Mohamed Barry, who's often quick to speak his mind, takes issue with some comments Dedrick Mills' former junior-college coach made recently in a Journal Star article.
When ex-Garden City (Kansas) Community College head coach Jeff Sims spoke openly May 13 about what Mills needed to do academically before he could transfer to Nebraska, it struck a nerve with Barry, a Husker senior inside linebacker.
Sims said Mills spent the past several weeks trying to raise his GPA to a cumulative 2.5, the required minimum needed to transfer to Division I. Sims generally had his facts straight. But that wasn't the problem, Barry said. The issue, he said, was a coach laying out those facts publicly.
"As players, we respect our coaches as men," Barry told the Journal Star last week. "If any person you respect embarrasses you in front of the world, you take that to heart. When you're talking about academics, people correlate that to, 'Oh, is he smart or stupid?' You can say something about his football -- that doesn't matter as much -- but when you say something about their academics, you're really challenging them as a person.
"I didn't like that stuff. I mean, that's going to be my future teammate."
Although there's been no official word on Mills' situation with NU, it looks promising for both parties. As for Barry, he feels empathy for the touted running back because he's been in his shoes. Barry felt vulnerability and, yes, embarrassment during the summer of 2015 when it became public that Barry's grades at Grayson (Georgia) High School weren't good enough to be admitted to certain schools.
"A lot of schools gave up on me," Barry said. "Nebraska stuck with me and recruited me even when I was in a vulnerable position. I was about to go to a junior college. I was praying to God that I got an 'A' in a class in the summer that allowed me to get into Nebraska."
Those feelings of embarrassment fueled Barry during the past few years. But that wasn't the only fuel. He admits he wasn't a good student in high school, but his determination to redeem himself in college helped produce a satisfying result May 4, when he was handed his bachelor's degree in ethnic studies. He's proud of his 3.2 grade-point average, as he should be.
"When all that stuff happened (in 2015), there are two things I could've done: I could've cried about it, went to a juco and let it ruin my life. Or I could take that summer class, kick its ass, and then go to school in Nebraska and make sure I'm a great student here, as well as a football player," Barry said.
"I'm not going to ever play the role of someone who's the victim of anything," he added. "I'm here every day trying to prove myself, whether it's football, school or as a citizen. I'm trying to better myself."
His teammates surely notice all he's done: be it earning his degree, or recording a team-leading 112 tackles last season, or stepping up to speak to media in good times and bad. Teammates may even notice how he bristles in reaction to a coach's detailed assessment of Mills' academic situation. Barry seemingly has what it takes to be a team leader.
But there's a distinction in this discussion that's important to Barry. Although he embraces the notion of being a leader, he plays down the possibility of being a team captain in 2019.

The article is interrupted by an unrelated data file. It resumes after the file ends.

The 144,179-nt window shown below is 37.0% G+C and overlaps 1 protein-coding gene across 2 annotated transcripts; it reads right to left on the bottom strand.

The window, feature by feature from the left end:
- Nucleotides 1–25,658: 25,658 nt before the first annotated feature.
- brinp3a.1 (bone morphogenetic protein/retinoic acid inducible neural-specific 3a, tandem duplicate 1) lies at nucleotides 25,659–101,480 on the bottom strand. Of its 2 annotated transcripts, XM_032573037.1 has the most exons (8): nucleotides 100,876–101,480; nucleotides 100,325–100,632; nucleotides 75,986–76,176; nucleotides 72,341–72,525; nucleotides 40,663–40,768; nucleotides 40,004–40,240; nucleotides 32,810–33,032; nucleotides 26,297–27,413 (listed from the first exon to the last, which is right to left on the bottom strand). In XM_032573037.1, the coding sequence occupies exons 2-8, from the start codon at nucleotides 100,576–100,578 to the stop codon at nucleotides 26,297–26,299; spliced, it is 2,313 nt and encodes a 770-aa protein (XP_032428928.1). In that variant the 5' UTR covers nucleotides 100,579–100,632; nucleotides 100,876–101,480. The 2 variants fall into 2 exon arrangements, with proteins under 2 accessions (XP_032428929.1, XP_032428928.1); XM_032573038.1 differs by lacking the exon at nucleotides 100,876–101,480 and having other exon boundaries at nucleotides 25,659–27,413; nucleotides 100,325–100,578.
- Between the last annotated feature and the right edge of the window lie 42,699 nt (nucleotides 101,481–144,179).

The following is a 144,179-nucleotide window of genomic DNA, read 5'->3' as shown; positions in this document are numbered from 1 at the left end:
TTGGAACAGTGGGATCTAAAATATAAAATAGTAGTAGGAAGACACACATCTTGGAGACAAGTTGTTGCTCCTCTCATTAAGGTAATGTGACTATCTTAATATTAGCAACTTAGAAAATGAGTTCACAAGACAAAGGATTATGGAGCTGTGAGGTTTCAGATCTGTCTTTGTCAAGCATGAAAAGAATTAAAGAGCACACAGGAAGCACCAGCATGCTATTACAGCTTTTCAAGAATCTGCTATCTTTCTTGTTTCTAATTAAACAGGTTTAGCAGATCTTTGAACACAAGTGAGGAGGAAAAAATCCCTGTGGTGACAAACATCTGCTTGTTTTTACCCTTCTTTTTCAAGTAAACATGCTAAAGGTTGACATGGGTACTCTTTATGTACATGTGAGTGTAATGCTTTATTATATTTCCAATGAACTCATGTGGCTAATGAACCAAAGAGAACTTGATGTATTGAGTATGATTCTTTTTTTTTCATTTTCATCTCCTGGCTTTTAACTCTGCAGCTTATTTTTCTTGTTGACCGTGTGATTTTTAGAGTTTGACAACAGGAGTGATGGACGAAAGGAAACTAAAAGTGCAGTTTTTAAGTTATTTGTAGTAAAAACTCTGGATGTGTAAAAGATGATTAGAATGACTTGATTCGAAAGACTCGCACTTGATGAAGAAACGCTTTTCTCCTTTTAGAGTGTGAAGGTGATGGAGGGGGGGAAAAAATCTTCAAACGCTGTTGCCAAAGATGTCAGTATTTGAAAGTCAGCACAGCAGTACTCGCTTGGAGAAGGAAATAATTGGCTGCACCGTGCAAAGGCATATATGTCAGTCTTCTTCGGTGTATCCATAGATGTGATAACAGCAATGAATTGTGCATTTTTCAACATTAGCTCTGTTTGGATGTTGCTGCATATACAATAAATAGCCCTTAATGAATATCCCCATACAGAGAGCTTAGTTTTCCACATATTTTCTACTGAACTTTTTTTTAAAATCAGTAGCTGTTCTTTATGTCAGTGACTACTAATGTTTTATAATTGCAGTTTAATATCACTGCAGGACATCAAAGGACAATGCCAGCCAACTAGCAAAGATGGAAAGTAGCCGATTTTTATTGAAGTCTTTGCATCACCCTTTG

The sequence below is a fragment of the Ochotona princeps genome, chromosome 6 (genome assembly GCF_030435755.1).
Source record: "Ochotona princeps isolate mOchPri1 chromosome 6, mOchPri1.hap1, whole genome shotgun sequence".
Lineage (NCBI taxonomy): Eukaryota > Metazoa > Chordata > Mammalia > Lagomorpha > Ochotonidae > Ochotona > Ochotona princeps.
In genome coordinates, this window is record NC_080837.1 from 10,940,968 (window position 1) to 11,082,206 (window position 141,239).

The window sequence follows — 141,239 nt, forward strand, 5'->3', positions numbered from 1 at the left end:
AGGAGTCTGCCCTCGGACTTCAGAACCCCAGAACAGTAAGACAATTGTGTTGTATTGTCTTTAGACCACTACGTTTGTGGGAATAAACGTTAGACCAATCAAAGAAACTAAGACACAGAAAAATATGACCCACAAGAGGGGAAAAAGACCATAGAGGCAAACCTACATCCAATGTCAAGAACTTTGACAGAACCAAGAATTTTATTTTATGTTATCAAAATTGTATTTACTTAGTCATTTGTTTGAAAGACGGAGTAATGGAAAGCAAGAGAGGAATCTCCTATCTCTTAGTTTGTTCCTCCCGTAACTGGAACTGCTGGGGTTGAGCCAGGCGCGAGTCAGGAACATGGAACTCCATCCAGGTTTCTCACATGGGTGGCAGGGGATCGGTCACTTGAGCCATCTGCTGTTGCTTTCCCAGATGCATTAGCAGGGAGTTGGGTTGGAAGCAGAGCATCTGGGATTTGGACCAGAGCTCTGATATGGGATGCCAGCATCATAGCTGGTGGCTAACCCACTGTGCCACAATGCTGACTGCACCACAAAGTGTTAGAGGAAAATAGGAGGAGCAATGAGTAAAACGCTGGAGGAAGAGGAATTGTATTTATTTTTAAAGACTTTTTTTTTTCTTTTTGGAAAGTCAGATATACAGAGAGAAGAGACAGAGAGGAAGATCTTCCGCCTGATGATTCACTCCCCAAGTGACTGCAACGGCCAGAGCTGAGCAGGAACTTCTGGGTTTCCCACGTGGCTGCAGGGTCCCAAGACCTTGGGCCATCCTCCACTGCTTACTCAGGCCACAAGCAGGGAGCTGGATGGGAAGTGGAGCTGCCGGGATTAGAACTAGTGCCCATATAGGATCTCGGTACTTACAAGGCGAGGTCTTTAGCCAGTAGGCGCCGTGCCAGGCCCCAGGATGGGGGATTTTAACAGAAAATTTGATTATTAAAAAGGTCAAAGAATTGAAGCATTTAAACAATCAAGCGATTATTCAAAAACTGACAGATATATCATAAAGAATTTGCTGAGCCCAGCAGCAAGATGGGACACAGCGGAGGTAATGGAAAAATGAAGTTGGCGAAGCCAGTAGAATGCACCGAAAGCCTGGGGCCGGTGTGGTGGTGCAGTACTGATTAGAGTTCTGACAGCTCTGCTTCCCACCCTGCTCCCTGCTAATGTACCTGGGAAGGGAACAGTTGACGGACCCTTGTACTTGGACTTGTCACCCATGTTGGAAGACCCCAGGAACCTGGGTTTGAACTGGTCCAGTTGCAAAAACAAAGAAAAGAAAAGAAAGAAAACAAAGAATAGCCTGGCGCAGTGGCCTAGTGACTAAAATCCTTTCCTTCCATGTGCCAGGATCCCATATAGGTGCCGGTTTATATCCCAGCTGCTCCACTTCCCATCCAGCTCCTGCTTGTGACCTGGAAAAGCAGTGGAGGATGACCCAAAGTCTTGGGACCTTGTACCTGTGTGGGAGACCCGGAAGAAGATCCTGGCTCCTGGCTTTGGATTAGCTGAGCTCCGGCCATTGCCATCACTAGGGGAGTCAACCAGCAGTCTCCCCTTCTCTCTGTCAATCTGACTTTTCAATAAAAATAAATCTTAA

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"For some reason, I don't get into popularity," he said, noting his propensity to speak the truth even when it creates discomfort.
Bottom line, "I just think it's important to work your hardest and not be out-worked, either on or off the field, and then don't get in trouble with coach (Scott) Frost," he added. "Then, you make plays and prove yourself on the field. After that, you have the formula to win. If your men want to listen to something outside of that, then I don't know ..."
His voice trails off.
"I think at the end of the day, a leader has to prove himself each and every day."
His teammates may or may not understand the academic challenges that Barry faced as a youth. Born in Atlanta in 1996, he was sent to the Republic of Guinea on Africa’s west coast as a 1-year-old to live with his grandmother, following his family’s tradition of growing up in their homeland. He moved back to Atlanta to begin kindergarten and was immediately at a disadvantage because in Guinea he was taught mostly French, Creole and Arabic.
He had trouble understanding English.
"I think it just led to me not being attracted to school at a young age because I thought it was not for me," he said. "When someone's saying something and you don't even know what they're saying -- I just didn't care for it."
Let's be clear: Barry doesn't make excuses. It's not his style at all. He acknowledges that in high school, "School wasn't at the top of my list." But he became focused on academics in college. No question, redemption can be a powerful motivator. So can the desire to prove people wrong. In that sense, he's happy his academic issues became public knowledge in 2015 because it made all those Academic All-Big Ten honors -- in 2016, 2017 and 2018 -- that much more satisfying.
As the honors accumulated, he thought of the college programs that rejected him (including Wisconsin, one of his original favorites).
"Every time I'd get an honor, I was just laughing -- laughing at them," Barry said.
Yes, he speaks his mind. With a bachelor's degree in hand, his words carry that much more weight.